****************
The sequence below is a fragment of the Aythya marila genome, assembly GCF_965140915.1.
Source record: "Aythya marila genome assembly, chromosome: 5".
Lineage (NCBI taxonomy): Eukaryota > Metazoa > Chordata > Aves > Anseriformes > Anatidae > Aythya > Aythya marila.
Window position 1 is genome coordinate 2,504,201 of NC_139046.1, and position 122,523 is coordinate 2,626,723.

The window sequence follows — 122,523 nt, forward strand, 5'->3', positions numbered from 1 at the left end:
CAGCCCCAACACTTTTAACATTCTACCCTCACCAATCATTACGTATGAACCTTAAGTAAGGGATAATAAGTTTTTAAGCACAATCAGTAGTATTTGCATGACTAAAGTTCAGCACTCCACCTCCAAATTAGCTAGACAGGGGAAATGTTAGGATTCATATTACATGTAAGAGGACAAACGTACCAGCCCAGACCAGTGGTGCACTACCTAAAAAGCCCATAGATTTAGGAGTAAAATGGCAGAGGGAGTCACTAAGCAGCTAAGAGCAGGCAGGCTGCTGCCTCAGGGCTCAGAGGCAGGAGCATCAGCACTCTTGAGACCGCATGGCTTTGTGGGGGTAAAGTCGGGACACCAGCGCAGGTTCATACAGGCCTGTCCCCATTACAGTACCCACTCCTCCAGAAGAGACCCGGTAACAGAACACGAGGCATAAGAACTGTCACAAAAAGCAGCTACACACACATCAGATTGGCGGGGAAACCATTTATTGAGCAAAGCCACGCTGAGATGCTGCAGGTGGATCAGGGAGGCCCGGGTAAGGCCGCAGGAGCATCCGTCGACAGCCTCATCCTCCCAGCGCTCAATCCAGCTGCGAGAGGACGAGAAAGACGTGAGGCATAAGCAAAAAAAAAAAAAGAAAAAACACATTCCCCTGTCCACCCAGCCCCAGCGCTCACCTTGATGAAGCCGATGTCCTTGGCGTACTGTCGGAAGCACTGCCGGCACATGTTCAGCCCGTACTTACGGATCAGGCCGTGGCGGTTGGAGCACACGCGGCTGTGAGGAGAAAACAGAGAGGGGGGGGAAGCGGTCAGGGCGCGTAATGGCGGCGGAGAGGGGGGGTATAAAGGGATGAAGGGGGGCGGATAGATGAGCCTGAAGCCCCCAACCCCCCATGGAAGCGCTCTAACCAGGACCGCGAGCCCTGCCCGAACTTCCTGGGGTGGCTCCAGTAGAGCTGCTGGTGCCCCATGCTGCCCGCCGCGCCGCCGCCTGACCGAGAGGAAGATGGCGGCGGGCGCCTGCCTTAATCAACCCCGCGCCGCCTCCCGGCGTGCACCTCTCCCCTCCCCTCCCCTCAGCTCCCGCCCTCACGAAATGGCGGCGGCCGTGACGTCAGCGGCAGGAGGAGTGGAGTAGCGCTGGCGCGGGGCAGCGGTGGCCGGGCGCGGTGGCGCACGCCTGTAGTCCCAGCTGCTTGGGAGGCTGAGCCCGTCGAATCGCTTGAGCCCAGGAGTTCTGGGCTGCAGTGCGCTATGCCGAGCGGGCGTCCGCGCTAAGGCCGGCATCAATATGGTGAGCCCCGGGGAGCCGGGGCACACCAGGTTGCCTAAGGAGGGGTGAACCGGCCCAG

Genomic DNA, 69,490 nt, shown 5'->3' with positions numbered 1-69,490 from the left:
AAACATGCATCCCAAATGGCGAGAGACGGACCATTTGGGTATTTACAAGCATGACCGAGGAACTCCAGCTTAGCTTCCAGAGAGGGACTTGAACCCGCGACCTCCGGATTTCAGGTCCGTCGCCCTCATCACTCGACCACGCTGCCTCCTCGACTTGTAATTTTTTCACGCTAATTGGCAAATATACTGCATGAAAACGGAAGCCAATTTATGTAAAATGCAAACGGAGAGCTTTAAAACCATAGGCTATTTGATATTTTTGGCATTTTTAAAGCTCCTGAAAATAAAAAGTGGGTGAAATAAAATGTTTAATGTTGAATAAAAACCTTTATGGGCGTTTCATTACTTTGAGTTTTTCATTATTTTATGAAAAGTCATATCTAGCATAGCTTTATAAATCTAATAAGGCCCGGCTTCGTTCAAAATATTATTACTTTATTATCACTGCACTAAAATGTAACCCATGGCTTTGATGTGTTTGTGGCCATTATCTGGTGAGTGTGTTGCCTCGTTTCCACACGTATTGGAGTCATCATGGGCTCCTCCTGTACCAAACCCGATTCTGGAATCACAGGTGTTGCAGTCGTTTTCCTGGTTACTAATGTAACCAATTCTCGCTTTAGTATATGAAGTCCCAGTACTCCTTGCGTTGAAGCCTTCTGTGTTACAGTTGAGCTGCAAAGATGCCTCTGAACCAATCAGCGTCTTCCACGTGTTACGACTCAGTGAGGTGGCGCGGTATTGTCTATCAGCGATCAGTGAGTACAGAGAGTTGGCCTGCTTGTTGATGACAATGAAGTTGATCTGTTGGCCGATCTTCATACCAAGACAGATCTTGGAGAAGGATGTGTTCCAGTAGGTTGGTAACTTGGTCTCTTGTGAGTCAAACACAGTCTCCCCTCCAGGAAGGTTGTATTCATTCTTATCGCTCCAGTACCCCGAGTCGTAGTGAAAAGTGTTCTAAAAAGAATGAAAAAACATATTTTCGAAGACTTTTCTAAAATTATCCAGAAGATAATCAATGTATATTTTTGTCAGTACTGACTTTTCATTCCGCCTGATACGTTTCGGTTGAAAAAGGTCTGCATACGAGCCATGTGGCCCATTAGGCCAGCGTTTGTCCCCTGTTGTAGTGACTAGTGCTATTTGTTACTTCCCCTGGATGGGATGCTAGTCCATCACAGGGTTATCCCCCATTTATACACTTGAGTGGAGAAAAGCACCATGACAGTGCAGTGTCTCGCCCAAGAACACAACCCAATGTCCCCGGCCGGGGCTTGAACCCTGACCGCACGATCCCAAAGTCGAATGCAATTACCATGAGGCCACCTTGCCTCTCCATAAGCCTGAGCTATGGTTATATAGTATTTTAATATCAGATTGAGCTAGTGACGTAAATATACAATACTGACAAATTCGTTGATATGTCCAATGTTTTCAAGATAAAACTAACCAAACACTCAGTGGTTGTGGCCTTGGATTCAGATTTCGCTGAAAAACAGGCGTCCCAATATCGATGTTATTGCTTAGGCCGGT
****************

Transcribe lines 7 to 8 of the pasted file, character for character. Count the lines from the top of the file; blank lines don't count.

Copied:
Genomic DNA, 69,490 nt, shown 5'->3' with positions numbered 1-69,490 from the left:
AAACATGCATCCCAAATGGCGAGAGACGGACCATTTGGGTATTTACAAGCATGACCGAGGAACTCCAGCTTAGCTTCCAGAGAGGGACTTGAACCCGCGACCTCCGGATTTCAGGTCCGTCGCCCTCATCACTCGACCACGCTGCCTCCTCGACTTGTAATTTTTTCACGCTAATTGGCAAATATACTGCATGAAAACGGAAGCCAATTTATGTAAAATGCAAACGGAGAGCTTTAAAACCATAGGCTATTTGATATTTTTGGCATTTTTAAAGCTCCTGAAAATAAAAAGTGGGTGAAATAAAATGTTTAATGTTGAATAAAAACCTTTATGGGCGTTTCATTACTTTGAGTTTTTCATTATTTTATGAAAAGTCATATCTAGCATAGCTTTATAAATCTAATAAGGCCCGGCTTCGTTCAAAATATTATTACTTTATTATCACTGCACTAAAATGTAACCCATGGCTTTGATGTGTTTGTGGCCATTATCTGGTGAGTGTGTTGCCTCGTTTCCACACGTATTGGAGTCATCATGGGCTCCTCCTGTACCAAACCCGATTCTGGAATCACAGGTGTTGCAGTCGTTTTCCTGGTTACTAATGTAACCAATTCTCGCTTTAGTATATGAAGTCCCAGTACTCCTTGCGTTGAAGCCTTCTGTGTTACAGTTGAGCTGCAAAGATGCCTCTGAACCAATCAGCGTCTTCCACGTGTTACGACTCAGTGAGGTGGCGCGGTATTGTCTATCAGCGATCAGTGAGTACAGAGAGTTGGCCTGCTTGTTGATGACAATGAAGTTGATCTGTTGGCCGATCTTCATACCAAGACAGATCTTGGAGAAGGATGTGTTCCAGTAGGTTGGTAACTTGGTCTCTTGTGAGTCAAACACAGTCTCCCCTCCAGGAAGGTTGTATTCATTCTTATCGCTCCAGTACCCCGAGTCGTAGTGAAAAGTGTTCTAAAAAGAATGAAAAAACATATTTTCGAAGACTTTTCTAAAATTATCCAGAAGATAATCAATGTATATTTTTGTCAGTACTGACTTTTCATTCCGCCTGATACGTTTCGGTTGAAAAAGGTCTGCATACGAGCCATGTGGCCCATTAGGCCAGCGTTTGTCCCCTGTTGTAGTGACTAGTGCTATTTGTTACTTCCCCTGGATGGGATGCTAGTCCATCACAGGGTTATCCCCCATTTATACACTTGAGTGGAGAAAAGCACCATGACAGTGCAGTGTCTCGCCCAAGAACACAACCCAATGTCCCCGGCCGGGGCTTGAACCCTGACCGCACGATCCCAAAGTCGAATGCAATTACCATGAGGCCACCTTGCCTCTCCATAAGCCTGAGCTATGGTTATATAGTATTTTAATATCAGATTGAGCTAGTGACGTAAATATACAATACTGACAAATTCGTTGATATGTCCAATGTTTTCAAGATAAAACTAACCAAACACTCAGTGGTTGTGGCCTTGGATTCAGATTTCGCTGAAAAACAGGCGTCCCAATATCGATGTTATTGCTTAGGCCGGT